Integrating the Lindy Effect

post by lsusr · 2019-09-07T17:38:27.348Z · score: 15 (9 votes) · LW · GW · 5 comments


  Time t and Lifetime L 

Suppose the following:

1. Your intelligence is directly proportional to how many useful things you know.

2. Your intelligence increases when your learn things and decreases as the world changes and the things you know go out-of-date.

How quickly the things you know become irrelevant is directly proportional to how many relevant things you know and therefore proportional to your intelligence and inversely proportional to the typical lifetime of things you know . Let's use to denote your rate of learning. Put this together and we get a equation.

If we measure intelligence in units of "facts you know" then the proportinality becomes an equality.

The solution to this first order differential equation is an exponential function.

We must solve for . For convenience let's declare that your intelligence is at time . Then must equal . That gives us a tidy solution.

Our solution makes sense intuitively because your intelligence is directly proportional to and . But wait a minute. isn't just a coefficient. It's in the exponential too.

Time and Lifetime

Most human beings reading this article will be between 10 years and 100 years old. In other words, is measured in decades. In other other words, is on the order of 10 years.

values, on the other hand, are distributed exponentially across many orders of magnitude.

Order of days. (0.003 years)

Order of weeks (0.2 years)

Order of decades (10 years)

Order of centuries (100 years)

Order of millennia (1,000 years)

Order of 10,000 years

Order of gigaannum (billion years)


The details of whether exactly each of these things fit on the scale is not important. What is important is that most things you can know have a useful lifetime at least one order of magnitude away from the human timescale of decades. In other words, we can assume that either is much greater than or much less than .

Suppose is much less than . Then the exponential vanishes and we're left with . In other words, if then how long you have been learning for is irrelevant. I is constant with respect to time. Years and years of studying will not make you smarter over time.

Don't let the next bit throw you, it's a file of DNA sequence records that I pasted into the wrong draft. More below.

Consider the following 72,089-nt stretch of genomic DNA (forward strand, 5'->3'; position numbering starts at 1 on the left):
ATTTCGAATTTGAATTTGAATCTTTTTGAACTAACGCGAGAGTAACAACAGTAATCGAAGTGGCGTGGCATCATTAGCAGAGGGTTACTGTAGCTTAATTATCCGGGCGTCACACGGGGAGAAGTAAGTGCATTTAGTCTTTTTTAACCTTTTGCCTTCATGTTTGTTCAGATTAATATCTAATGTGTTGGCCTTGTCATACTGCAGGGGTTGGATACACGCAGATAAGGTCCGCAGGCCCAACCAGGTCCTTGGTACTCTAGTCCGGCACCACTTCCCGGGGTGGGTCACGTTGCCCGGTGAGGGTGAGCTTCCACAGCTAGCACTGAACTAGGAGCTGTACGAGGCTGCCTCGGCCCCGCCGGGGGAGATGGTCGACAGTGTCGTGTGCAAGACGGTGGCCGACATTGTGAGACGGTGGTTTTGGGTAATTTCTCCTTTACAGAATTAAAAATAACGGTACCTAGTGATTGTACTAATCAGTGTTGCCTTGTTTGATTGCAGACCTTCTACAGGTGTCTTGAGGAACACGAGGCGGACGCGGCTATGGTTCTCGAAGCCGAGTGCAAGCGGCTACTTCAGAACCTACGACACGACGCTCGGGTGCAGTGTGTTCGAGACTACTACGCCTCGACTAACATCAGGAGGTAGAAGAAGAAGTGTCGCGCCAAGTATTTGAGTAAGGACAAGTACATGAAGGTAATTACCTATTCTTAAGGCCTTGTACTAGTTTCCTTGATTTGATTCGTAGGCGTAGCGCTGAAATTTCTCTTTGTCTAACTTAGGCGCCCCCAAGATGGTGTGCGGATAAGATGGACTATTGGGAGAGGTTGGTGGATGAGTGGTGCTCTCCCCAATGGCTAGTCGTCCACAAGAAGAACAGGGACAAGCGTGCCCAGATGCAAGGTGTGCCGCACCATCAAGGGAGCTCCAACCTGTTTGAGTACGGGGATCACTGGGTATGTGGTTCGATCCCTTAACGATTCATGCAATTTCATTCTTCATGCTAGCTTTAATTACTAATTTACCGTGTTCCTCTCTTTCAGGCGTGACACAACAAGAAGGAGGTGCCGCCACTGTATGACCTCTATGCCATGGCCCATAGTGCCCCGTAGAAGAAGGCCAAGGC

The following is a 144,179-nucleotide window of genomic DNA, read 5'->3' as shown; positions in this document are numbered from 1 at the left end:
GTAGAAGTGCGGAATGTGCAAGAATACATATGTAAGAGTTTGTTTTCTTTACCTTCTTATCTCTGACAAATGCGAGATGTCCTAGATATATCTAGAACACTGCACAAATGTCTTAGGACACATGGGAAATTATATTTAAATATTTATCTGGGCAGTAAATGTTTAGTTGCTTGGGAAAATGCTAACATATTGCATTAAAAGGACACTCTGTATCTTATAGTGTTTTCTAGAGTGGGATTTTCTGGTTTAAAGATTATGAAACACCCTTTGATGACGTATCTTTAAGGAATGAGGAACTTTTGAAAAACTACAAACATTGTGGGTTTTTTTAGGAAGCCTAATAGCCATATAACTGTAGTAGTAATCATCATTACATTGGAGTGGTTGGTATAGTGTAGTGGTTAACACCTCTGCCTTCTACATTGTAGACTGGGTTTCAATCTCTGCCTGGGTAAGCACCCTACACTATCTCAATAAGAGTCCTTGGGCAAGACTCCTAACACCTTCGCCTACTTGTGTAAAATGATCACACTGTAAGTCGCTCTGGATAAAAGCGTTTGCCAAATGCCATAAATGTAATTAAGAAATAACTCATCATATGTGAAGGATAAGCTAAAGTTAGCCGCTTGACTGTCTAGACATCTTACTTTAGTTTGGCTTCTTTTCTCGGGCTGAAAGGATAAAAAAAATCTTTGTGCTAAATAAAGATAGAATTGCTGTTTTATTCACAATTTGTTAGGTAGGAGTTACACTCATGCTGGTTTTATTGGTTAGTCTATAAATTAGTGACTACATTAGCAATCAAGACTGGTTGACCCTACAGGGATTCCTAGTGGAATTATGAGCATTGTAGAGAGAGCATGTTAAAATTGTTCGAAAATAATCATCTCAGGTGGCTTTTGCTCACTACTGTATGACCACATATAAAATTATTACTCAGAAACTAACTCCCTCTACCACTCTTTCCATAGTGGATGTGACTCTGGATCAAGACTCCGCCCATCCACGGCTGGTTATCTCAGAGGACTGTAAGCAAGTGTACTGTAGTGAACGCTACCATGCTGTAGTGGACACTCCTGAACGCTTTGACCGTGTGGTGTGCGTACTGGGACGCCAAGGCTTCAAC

Suppose that is much greater than . Then . What used to be a constant function becomes an increasing linear function.

grows with respect to time while stays constant. Eventually, anyone on an trajectory will always become smarter than someone on an trajectory even if the person on the trajectory has higher .

In the long term, the lifetime of things you learn is far more important than how fast you learn . Over a lifetime of decades, someone who learns a few durable things slowly will eventually become smarter than someone who learns many transient ones quickly.


Comments sorted by top scores.

comment by philh · 2019-09-13T14:20:38.025Z · score: 2 (1 votes) · LW(p) · GW(p)

(Note: your final equation has the << and >> swapped.)

comment by lsusr · 2019-09-30T17:57:34.101Z · score: 1 (1 votes) · LW(p) · GW(p)

Fixed! Thank you.

comment by lsusr · 2019-09-07T17:56:47.723Z · score: 2 (2 votes) · LW(p) · GW(p)

I'm not quite 100% sure if I can write or if I have to write or if there's some other scaling factor I'm missing. Please check my math.

comment by Pattern · 2019-09-07T19:34:07.078Z · score: 2 (2 votes) · LW(p) · GW(p)

Your writing suggests the second way is correct, not the first:

How quickly the things you know become irrelevant is directly proportional

[Emphasis mine.]

comment by lsusr · 2019-09-07T19:48:00.456Z · score: 2 (2 votes) · LW(p) · GW(p)

Thanks. This helps. I've edited my post to fix.